*update: Caveat: the following is personal opinion Looking back over all the answers, I'm unconvinced by the "more wood" and even of the "Gonnosuke" answers. With respect to the "Gonnosuke appellation, although I don't deny that vendors may sell octagonal jo as "Gonnosuke style", I'm skeptical that the octagonal jo is connected to the founder of Shindo Muso Ryu Jodo in any linear fashion. (Although I studied SMRJ for a very short time, my SMRJ teacher required round weapons, and I didn't find any mention of octagonal jo's in any of the SMRJ websites I visited. I would expect that if anything were "Gonosuke style", it would be SMJR).

As far as the "more wood" goes, the only way that I can imagine that making a difference is in placing more mass on target; as others have noted, I'm not sure how much "more mass" would be involved. Furthermore if the goal is to increase the mass*velocity equation, I personally would choose a denser wood rather than an octagonal shape.

I think the most credible answer I've seen is "personal preference".

However I'm eager to see any support for any of these hypothesis, or even new hypothesis.

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@MatBanik Obviously that depends on what you consider the "radius" or "diameter" of an octagon. Normally the "radius" of a regular polyhedron is measured from its center to any of its vertices (circumradius), implying an octagonal weapon would have less wood than a round one. –  Dave Newton Sep 12 '12 at 23:38
I'd say the edge would cut you no matter what shape the bo is. The edge will be sharp on either version. –  Bushi Sep 25 '12 at 13:39
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From my experience the octagonal weapon inflicts more pain especially when incorporating the staff in joint/finger locks and throws as the edges will hurt your bone structure more than a nice round staff.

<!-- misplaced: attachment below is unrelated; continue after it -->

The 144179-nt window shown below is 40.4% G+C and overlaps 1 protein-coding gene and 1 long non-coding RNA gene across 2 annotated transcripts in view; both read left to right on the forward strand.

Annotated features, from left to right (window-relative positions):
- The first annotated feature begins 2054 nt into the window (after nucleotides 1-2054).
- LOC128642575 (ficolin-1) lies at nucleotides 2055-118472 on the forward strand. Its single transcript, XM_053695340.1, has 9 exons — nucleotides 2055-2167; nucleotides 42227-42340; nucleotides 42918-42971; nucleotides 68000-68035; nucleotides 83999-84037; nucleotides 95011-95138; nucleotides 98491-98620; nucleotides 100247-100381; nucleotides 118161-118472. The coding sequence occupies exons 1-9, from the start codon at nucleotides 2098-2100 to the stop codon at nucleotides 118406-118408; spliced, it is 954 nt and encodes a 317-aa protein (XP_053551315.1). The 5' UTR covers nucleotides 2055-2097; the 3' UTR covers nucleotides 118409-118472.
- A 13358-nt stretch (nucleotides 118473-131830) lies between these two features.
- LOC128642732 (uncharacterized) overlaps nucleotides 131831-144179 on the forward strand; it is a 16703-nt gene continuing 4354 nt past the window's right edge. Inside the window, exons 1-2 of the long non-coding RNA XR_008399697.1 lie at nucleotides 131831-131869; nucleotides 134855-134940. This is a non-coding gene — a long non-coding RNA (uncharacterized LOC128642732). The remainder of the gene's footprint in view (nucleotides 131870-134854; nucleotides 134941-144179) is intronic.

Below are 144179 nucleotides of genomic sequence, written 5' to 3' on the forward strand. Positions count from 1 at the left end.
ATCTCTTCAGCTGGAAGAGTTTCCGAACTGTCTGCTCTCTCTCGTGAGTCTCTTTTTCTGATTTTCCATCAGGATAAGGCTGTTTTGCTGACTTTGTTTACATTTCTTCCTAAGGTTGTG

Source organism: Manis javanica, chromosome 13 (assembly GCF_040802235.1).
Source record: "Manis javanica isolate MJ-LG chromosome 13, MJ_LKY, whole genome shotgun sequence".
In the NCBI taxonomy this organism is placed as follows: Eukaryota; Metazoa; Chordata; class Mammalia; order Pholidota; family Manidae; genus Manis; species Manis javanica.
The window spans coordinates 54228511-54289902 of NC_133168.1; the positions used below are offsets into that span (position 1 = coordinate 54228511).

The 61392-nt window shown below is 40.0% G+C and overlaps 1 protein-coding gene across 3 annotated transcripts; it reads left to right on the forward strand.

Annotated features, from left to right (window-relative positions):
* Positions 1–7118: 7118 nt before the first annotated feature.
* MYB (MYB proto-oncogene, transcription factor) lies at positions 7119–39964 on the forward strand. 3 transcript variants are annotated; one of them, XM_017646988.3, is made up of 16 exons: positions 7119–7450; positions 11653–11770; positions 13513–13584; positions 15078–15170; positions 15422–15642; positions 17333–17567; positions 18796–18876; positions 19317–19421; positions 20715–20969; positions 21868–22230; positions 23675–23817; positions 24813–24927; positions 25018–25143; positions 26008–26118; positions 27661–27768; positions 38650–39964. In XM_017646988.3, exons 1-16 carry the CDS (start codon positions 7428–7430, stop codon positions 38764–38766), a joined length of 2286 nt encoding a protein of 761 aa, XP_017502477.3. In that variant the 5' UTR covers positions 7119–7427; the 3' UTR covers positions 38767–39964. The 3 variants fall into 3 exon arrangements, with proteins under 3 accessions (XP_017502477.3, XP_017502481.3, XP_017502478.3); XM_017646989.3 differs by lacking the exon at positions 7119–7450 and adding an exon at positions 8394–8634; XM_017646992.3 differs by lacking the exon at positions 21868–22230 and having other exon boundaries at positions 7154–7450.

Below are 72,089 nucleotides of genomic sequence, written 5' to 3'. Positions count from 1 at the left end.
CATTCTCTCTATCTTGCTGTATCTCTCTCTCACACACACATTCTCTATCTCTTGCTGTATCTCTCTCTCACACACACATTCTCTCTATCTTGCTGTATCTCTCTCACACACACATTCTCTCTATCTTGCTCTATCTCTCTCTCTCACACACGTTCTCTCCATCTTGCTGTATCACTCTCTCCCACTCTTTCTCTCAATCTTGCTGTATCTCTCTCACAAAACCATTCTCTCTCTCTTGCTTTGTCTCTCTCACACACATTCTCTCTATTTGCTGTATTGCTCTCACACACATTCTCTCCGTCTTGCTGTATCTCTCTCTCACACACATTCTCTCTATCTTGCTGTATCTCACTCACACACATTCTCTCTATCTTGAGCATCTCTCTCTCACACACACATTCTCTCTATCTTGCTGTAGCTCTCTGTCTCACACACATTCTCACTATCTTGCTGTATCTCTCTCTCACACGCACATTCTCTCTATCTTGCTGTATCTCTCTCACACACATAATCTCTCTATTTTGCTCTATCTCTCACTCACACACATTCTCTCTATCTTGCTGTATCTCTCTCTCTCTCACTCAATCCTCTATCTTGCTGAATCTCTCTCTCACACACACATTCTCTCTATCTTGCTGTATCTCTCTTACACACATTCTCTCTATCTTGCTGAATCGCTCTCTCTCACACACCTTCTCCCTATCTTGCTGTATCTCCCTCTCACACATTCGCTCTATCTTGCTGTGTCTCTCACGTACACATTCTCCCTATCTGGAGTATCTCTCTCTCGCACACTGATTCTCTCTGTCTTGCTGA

I'd say it would likely do more damage as well, as @davenewton mentioned, because of the pointy bits - but I have not seen actual evidence of this.

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If my walking staff is smooth round and shiney,then my hand is sliding up and down all over the place, the more sides to the staff the better the grasp or hold I have to steady myself as I walk.

I find the octagonal staff the best walking aid that allows my hand to stay firmly in one place on the staff or easily adjust up or down.

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Octagonal weapons are less prone to torque out of your grip; same reason bolt heads aren't round–the flat edges give the weapon a means to find purchase, against the bones and skin of the hand. Whether it's enough of an advantage to prevent disarming, different issue. the disarms we practice in my FMA classes aren't turn-the-stick-on-its-axis disarms. That said, every little bits helps, I suppose.

I hear claims that they'll do more damage because you can "hit them with the pointy part", but quite frankly, I don't see how that would be possible in a combat situation. Even if it was possible to align a strike in that fashion, I'm skeptical the practical difference would be worth the effort.